With more than 420 different types of aloe species and numerous different forms of the product — topical gels, digestible gels and juices — it is important to know which one to apply for your specific skin concerns. The most commonly used aloe plant for skin conditions is called barbadensis Miller. Aloe vera is the name often used for A vera Linne or A barbadensis Miller.
Aloe vera has been used for thousands of years as a folk remedy to help heal minor burns and topical wounds. The gel from aloe vera has been incorporated into many alternative medicines for rejuvenation and cosmetics for healing and other dermatologic conditions including wrinkle prevention.
In a 2009 study, researchers found that taking aloe vera gel orally via supplements improved skin elasticity and increased collagen production over a 90-day period. The study found significant improves in both wrinkles and elasticity in photoaged human skin, with an increase in collagen production, which means aloe vera helps tighten skin.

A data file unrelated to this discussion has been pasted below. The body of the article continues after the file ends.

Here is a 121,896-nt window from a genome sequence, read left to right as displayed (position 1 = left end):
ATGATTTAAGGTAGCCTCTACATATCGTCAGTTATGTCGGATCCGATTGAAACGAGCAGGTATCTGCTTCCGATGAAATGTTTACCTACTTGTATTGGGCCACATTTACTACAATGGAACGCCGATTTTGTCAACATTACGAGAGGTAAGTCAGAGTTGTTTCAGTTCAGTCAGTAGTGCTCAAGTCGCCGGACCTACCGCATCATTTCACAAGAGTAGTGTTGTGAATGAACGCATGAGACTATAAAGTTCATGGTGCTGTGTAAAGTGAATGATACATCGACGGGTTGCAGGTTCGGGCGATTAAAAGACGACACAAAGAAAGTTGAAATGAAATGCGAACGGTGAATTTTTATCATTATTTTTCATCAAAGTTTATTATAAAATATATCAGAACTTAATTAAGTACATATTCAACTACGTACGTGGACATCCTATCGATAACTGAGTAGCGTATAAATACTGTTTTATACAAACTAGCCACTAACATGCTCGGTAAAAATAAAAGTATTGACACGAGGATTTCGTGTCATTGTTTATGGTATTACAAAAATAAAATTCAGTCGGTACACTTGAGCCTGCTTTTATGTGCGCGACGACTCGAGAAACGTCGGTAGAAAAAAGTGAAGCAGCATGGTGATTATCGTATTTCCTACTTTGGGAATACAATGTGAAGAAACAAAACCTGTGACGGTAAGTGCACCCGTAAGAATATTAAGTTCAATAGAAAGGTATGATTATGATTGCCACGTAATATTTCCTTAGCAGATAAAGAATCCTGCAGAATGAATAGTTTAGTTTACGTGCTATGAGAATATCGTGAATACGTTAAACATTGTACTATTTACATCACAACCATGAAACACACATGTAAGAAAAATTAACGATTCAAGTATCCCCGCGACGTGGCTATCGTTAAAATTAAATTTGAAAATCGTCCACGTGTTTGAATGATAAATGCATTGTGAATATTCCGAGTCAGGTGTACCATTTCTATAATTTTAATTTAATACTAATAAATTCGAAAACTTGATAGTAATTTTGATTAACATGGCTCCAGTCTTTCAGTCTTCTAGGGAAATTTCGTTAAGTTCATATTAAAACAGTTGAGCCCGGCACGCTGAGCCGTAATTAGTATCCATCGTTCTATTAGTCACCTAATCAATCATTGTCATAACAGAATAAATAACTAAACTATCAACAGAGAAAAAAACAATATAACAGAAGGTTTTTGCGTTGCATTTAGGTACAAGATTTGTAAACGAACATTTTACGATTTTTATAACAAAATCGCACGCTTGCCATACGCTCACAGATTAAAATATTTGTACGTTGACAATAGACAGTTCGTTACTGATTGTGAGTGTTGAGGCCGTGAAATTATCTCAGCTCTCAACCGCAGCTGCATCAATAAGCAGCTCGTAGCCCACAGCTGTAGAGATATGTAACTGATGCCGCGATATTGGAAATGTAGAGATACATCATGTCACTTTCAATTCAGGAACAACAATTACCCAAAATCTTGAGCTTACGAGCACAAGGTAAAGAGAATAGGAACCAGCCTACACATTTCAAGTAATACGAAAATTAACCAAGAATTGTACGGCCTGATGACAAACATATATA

Doctors also report that aloe vera gel has been found to reduce the time required to heal first and second degree burns. It is important to note, however, that in 2002, the US Food and Drug Administration (FDA) stopped regulating some oral aloe vera products such as over-the-counter laxatives, since not all medical companies that make aloe vera products provide safety data for their products.
While you can still buy these products, it’s important to understand that they are sold without the FDA seal of approval.